• Pathogenicity for animals. Monkeys are susceptible to dysentery bacilli. They contract the infection fromsick people or carriers in the nurseries. In some cases they become sources of contamination of personnel innurseries and zoological gardens. Table 1 International Classification of Shigellae Subgroup Species and Subserotype Antigenic formula serotype s Type Group antigen antigens A. Does S. not ferment dysenteriae, mannite 1-12 B. S. flexneri 1a I 2,4 Ferments 1 1b I:S 6:2,4 mannite as 2 2a II 3,4 a rule 2b II 7,8 3 3a III 6:7,8 3b III 6:3,4 3c III 6 4 4a IV B:3,4 4b IV B:6:3,4 5 V 7,8 V (3,4) 6 Some strains VI 2,4 ferment glucose with acid and gas – formation – X variant 7,8 Y variant 3,4 C. S. boydii, Ferments 1-18 mannite as a rule D. S. sonnei Ferments mannite, slowly lactose and saccharose Parenteral infection causes fatal toxicosis in rabbits. An intravenous injection of a S. dysenteriae cultureexerts a highly toxic effect. The resulting infection constitutes diarrhoea, paresis or paralysis of thelimbs, followed by collapse and death. Autopsy reveals hyperaemia of the intestinal mucous membrane,haemorrhages, necrosis, and ulcerations. Infected white mice die within the first four days. When cultures of virulent dysentery bacilli are introduced into the respiratory tract of white mice, theorganisms multiply. However, attempts to reproduce dysentery in white mice are of no success. Kittens andpuppies are more susceptible. Guinea pigs display low susceptibility to dysentery bacilli, but infection through theeye conjunctiva results in keratoconjunctivitis which is assumed to be a specific lesion. Table 2 2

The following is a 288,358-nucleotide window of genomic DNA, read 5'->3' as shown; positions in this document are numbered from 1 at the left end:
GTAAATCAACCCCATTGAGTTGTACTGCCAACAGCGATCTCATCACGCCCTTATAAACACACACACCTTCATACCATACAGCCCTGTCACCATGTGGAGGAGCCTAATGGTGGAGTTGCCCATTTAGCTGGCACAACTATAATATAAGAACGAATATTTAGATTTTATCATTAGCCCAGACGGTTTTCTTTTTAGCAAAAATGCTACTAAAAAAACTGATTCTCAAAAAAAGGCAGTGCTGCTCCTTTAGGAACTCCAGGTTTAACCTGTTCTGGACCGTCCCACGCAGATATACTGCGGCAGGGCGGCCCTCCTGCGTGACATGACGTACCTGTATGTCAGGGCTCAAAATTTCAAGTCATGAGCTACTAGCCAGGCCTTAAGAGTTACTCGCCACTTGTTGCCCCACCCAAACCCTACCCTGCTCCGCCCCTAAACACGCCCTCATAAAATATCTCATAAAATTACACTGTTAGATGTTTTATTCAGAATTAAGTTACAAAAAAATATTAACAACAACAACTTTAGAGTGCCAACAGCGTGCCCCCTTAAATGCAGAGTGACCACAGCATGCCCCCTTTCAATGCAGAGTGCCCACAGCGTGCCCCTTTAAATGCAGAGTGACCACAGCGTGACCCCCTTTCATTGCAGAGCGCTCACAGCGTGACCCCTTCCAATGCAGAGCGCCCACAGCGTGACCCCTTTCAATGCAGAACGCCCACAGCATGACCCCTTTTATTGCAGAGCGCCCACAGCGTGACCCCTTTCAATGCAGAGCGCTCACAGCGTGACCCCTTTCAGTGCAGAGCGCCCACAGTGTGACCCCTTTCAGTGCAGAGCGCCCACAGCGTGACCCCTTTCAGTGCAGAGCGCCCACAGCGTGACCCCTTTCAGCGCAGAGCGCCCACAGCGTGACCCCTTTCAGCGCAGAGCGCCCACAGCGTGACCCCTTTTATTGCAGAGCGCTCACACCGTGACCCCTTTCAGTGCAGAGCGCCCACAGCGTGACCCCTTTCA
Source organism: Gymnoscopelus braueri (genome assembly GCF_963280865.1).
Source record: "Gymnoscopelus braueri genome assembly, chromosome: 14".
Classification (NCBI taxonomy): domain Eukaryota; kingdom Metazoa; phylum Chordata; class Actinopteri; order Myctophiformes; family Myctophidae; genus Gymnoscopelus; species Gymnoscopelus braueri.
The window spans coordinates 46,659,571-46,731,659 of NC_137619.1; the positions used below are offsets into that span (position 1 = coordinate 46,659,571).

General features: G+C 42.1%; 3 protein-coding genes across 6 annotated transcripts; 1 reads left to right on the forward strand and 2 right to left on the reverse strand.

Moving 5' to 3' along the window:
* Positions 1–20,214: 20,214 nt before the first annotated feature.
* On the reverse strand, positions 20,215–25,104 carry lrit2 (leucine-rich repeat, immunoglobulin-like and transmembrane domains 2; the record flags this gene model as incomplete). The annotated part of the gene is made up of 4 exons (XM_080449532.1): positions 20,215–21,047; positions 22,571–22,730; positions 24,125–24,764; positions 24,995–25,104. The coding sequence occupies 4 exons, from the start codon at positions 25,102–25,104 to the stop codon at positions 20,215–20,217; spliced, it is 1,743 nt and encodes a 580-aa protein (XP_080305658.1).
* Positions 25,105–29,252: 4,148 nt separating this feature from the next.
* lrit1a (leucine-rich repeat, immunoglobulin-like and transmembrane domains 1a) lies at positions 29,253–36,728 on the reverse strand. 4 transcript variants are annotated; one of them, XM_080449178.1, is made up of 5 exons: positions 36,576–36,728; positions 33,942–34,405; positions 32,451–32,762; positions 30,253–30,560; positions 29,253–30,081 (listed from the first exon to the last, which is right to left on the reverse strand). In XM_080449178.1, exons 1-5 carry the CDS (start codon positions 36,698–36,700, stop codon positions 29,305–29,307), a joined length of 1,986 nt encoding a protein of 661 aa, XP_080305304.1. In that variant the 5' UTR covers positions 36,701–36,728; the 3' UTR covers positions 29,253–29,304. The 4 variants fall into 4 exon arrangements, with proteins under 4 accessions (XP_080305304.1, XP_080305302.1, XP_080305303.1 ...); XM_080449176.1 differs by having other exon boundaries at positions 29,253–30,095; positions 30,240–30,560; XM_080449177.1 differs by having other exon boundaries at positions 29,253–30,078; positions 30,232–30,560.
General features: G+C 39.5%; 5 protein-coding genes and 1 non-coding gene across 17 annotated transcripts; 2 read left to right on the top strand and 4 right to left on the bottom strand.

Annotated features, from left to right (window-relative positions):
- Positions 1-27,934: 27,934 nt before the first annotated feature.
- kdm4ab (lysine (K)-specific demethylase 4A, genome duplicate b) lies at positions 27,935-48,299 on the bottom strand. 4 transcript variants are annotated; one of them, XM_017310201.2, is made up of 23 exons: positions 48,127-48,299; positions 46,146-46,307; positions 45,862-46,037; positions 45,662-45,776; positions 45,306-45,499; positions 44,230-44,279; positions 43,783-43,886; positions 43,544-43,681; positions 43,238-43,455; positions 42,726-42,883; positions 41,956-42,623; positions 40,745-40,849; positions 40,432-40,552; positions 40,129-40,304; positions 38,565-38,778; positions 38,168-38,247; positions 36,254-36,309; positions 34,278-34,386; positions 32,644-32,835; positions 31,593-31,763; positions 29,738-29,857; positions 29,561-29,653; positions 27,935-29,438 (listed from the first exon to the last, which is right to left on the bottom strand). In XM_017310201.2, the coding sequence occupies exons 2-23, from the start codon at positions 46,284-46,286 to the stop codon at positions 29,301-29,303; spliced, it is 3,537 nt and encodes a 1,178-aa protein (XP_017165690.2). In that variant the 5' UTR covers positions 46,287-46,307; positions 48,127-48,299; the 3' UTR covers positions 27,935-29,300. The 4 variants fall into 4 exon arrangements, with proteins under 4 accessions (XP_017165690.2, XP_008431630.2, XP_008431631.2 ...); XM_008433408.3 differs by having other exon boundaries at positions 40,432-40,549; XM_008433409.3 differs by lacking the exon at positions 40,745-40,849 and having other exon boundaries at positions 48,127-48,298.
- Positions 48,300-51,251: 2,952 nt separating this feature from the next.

• Shigellae Biochemical Properties Indole production Ornithine de-carboxylation Catalase Fermentation of carbohydrates glucose mannite succrose lactose dulcite Subgroup S. dysenteriae – + – – – – – – –A S. fiexneri – B – + + + – – – + S. boydii – C – + + + – + – – S. sonnei – D + + + – + – + + slowly slowly Note: “+”, fermentation of carbohydrates, formation of undol and catalase; “–”, the absence of carbohydratefermentation and indol and ornithine formation; “±”, weak formation of indol and ornithine and weak carbohydratefermentation. Epidemiology and Pathogenesis of Shigellosis. Humans seem to be the only natural hosts for the shigellae,becoming infected after the ingestion of contaminated food or water. Unlike Salmonella, the shigellae remainlocalized in the intestinal epithelial cells, and the debilitating effects of shigellosis are mostly attributed to the lossof fluids, electrolytes, and nutrients and to the ulceration that occurs in the colon wall. It has been known for many years that Shigella dysenteriae type 1 secreted one or more exotoxins (calledShiga toxins), which would cause death when injected into experimental animals and fluid accumulation whenplaced in ligated segments of rabbit ileum. These toxins are essentially identical to the Shiga-like toxins producedby the EIEC and the EHEC. Thus, Shiga toxin consists of one A subunit and five B subunits and seems to kill anintestinal epithelial cell by inactivating the 60S ribosomal subunit, halting all protein synthesis. Moreover, althoughall virulent species of Shigella produce Shiga toxins, there seems to be a wide variation in the amount of toxinformed. The mechanism whereby Shiga toxin causes fluid secretion is thought to occur by blocking fluid absorptionin the intestine. In this model, Shiga toxin kills absorptive epithelial cells, and the diarrhea results from aninhibition of absorption rather than from active secretion. Of note is that, like the EHEC, Shigella species can cause HUS. Moreover, Shiga-like toxins have beendetected in certain strains of Vibrio cholerae and Vibrio parahaemolyticus that were associated with HUS,indicating an important role of Shiga toxin in this malady. There has also been a report indicating that tumornecrosisfactor-alpha acts synergistically with Shiga toxin to induce HUS. To cause intestinal disease, shigellae must invade the epithelial cells lining of the intestine. After escapingfrom the phagocytic vacuole, they multiply within the epithelial cells in a manner similar to that described for EIECstrains. Thus, Shigella virulence requires that the organisms invade epithelial cells, multiply intracellularly, andspread from cell to cell by way of finger-like projections to expand the focus of infection, leading to ulceration anddestruction of the epithelial layer of the colon. Interestingly, for Shigella to be fully invasive, both plasmid andchromosomally encoded products seem to be required. The invasion plasmids is identical for the Shigella and theEIEC and contains at least four genes, IpaA, IpaB, IpaC, and IpaD that encode for a series of proteins termedinvasion-plasmid antigens, which arc involved in the virulence of these organisms. Interestingly, IpaB acts both asan invasin that triggers phagocytosis of the bacterium and as a cytolysin that allows escape from the phagocyticvacuole. The elaboration of toxic products causes a severe local inflammatory response involving bothpolymorphonuclear leukocytes and macrophages, resulting in a bloody, mucopurulent diarrhea. During 1990, over 27,000 cases of shigellosis were reported to the Centres for Disease Control (CDC) and,of these, the most prevalent species in the United States was S sonnei. The disease produced by this species istransmitted by a fecal-oral route, and most of patients are preschool-age children, particularly those in day-carecentres. Immunity. Immunity acquired after dysentery is specific and type-specific but relatively weak and of a shortduration. For this reason the disease may recur many times and, in some cases, may become chronic. This isprobably explained by the fact that Shigella organisms share an antigen with human tissues. 3